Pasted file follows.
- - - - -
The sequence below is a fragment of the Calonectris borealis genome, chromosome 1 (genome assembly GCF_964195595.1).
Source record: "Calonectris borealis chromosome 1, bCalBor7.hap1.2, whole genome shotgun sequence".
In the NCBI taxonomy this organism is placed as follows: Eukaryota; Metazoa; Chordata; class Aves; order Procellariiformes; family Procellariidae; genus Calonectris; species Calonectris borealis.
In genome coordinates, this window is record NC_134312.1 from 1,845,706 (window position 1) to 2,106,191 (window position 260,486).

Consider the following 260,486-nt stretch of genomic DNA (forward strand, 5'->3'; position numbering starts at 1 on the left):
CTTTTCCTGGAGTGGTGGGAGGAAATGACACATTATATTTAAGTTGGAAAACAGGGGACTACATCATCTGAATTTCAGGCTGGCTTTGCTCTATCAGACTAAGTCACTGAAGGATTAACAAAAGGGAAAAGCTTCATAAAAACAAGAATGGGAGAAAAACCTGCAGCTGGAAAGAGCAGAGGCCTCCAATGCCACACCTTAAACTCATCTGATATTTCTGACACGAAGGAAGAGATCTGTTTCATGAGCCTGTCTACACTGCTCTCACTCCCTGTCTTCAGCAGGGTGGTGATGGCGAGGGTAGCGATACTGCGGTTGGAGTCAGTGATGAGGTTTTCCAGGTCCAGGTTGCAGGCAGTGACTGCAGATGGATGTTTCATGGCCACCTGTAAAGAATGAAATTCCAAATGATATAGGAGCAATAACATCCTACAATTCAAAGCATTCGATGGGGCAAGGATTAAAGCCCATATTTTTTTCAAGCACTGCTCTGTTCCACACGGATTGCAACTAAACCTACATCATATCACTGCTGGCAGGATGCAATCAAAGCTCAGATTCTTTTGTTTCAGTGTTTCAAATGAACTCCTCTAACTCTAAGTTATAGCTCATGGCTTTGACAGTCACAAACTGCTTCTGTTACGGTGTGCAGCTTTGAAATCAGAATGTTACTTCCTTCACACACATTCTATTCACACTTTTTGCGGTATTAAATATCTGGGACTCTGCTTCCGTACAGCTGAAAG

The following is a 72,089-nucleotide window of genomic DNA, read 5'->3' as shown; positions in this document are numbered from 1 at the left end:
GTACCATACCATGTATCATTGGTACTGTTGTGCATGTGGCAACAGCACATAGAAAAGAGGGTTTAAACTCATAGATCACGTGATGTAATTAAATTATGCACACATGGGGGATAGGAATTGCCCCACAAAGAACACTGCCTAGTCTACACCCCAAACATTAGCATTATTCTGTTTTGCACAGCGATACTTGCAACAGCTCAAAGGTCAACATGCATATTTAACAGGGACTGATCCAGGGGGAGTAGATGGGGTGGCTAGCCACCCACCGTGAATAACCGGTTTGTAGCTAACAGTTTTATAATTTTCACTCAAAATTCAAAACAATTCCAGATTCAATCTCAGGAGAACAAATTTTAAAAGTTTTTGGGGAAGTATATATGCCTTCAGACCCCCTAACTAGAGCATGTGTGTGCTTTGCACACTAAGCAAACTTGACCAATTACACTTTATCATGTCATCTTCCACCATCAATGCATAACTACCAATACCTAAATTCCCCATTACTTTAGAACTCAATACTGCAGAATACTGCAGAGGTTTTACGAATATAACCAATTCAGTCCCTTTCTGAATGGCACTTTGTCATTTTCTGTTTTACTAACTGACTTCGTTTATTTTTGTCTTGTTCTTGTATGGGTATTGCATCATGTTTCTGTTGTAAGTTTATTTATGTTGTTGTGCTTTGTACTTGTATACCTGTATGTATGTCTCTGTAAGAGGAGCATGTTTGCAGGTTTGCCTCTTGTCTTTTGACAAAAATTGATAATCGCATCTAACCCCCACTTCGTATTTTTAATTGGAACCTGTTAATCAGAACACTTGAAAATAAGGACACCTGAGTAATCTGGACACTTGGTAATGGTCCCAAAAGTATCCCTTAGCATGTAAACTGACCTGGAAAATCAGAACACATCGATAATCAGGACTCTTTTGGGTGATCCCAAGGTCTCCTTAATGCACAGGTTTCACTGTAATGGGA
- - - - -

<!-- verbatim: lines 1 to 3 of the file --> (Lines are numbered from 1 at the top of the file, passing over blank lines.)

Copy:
The sequence below is a fragment of the Calonectris borealis genome, chromosome 1 (genome assembly GCF_964195595.1).
Source record: "Calonectris borealis chromosome 1, bCalBor7.hap1.2, whole genome shotgun sequence".
In the NCBI taxonomy this organism is placed as follows: Eukaryota; Metazoa; Chordata; class Aves; order Procellariiformes; family Procellariidae; genus Calonectris; species Calonectris borealis.